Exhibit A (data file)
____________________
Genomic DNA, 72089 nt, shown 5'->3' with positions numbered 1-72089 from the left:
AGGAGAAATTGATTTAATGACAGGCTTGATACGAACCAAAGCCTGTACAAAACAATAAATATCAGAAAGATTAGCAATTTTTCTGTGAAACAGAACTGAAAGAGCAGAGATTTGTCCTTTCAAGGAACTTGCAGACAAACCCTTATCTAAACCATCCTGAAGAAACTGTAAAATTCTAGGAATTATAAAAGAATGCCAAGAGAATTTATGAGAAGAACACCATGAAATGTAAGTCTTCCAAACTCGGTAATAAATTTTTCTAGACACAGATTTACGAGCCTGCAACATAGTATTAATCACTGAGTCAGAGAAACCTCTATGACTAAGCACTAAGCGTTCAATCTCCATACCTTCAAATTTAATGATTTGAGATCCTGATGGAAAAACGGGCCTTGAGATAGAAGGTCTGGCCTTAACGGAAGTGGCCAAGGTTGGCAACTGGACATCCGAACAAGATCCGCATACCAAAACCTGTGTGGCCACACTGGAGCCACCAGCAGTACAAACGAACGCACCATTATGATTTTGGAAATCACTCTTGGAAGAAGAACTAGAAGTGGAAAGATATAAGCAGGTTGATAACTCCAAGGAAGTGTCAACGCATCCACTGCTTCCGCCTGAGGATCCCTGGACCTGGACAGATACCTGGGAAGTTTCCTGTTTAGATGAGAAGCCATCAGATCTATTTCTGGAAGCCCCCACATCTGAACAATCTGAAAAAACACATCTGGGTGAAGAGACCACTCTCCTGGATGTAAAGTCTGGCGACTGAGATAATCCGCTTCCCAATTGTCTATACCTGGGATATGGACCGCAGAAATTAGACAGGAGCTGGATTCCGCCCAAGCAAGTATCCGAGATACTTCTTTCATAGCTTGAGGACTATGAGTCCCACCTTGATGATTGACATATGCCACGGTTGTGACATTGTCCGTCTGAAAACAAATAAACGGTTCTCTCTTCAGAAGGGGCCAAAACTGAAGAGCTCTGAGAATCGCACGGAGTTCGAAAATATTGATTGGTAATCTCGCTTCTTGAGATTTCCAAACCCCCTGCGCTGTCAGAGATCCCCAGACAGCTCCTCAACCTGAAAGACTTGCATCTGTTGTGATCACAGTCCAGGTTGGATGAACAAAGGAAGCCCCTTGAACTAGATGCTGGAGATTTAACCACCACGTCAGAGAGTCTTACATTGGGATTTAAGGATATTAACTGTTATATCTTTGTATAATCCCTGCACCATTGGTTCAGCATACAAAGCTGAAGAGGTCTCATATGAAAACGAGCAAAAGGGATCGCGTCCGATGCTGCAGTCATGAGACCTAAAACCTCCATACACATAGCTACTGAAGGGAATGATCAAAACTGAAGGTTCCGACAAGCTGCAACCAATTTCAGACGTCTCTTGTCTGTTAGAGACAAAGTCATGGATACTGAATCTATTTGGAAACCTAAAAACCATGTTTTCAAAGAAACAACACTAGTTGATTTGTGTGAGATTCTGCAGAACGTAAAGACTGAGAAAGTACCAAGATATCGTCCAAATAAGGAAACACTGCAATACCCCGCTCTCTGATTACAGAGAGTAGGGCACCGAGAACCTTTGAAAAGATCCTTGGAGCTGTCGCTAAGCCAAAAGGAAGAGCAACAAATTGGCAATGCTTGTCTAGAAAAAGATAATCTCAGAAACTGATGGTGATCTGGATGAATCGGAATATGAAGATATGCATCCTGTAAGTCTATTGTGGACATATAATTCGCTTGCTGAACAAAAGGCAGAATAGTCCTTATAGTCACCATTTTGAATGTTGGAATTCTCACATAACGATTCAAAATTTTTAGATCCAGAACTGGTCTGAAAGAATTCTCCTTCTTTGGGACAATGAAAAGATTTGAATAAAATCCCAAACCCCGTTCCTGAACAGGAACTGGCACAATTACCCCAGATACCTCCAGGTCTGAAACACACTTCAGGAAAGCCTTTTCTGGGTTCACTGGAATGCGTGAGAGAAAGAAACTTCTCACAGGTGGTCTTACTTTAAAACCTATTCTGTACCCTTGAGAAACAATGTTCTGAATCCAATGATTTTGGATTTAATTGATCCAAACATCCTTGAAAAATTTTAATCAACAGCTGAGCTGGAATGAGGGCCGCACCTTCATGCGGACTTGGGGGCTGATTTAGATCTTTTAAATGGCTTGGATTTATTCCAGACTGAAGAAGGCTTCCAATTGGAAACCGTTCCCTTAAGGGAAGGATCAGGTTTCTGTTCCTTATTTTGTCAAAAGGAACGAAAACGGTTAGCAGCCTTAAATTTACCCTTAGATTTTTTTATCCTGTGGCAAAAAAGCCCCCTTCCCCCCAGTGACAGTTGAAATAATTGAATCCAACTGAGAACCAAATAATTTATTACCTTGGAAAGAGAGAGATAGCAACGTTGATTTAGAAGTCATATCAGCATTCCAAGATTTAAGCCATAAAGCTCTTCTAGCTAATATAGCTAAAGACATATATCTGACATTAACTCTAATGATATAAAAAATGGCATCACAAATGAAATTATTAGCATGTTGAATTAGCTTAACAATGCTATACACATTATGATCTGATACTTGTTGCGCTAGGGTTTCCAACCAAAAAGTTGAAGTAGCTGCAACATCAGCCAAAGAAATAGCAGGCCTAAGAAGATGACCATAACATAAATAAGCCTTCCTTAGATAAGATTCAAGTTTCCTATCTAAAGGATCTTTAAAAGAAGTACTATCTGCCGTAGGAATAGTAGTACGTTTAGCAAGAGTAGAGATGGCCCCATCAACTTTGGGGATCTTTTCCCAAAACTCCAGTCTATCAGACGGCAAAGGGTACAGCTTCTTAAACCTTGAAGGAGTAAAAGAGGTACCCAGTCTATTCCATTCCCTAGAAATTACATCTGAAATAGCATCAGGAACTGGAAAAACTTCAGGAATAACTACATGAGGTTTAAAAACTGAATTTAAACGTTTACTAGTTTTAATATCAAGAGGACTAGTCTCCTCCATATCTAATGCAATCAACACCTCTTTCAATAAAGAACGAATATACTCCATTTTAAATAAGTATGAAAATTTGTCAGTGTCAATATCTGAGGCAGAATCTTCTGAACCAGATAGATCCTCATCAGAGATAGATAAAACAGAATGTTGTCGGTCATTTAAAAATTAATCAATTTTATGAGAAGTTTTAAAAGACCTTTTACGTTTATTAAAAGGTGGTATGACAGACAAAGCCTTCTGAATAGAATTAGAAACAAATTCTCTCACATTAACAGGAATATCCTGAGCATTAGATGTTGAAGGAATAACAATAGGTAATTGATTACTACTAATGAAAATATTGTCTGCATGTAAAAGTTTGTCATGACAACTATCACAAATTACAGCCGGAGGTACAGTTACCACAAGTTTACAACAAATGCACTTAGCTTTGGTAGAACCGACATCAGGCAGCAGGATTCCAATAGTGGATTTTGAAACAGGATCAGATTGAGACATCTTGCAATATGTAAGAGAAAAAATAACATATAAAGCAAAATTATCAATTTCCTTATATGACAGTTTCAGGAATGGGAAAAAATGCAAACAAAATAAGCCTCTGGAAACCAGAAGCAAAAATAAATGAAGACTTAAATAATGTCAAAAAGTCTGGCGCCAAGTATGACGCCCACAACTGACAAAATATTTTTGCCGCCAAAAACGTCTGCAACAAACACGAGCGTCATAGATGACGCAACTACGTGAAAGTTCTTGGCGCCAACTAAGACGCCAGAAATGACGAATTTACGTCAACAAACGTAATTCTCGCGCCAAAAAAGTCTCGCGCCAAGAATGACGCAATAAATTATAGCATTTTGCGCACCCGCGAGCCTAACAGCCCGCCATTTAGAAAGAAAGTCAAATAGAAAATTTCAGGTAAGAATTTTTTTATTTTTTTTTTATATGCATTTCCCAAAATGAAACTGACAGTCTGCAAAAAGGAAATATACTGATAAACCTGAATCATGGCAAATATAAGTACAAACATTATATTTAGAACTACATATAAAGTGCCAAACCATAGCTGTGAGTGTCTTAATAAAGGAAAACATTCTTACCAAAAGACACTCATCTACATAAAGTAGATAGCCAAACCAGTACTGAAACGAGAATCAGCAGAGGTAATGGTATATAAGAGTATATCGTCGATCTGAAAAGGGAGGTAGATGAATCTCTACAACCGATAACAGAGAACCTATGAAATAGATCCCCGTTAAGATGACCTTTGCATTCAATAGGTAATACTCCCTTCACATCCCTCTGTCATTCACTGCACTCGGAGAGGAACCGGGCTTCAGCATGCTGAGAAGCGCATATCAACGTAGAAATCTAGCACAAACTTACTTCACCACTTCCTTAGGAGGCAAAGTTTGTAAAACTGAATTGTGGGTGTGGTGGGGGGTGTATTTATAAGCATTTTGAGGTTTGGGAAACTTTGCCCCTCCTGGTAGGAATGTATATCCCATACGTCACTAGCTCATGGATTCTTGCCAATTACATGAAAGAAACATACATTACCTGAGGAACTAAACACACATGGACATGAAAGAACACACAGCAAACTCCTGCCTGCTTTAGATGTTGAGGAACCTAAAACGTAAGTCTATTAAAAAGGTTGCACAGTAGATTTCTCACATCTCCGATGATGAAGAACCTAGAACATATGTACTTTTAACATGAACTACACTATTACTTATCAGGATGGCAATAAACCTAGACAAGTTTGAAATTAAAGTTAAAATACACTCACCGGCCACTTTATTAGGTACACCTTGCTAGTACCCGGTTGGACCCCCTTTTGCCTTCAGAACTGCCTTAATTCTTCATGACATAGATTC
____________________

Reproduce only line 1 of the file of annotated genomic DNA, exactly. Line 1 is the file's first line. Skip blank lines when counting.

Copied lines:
Genomic DNA, 72089 nt, shown 5'->3' with positions numbered 1-72089 from the left: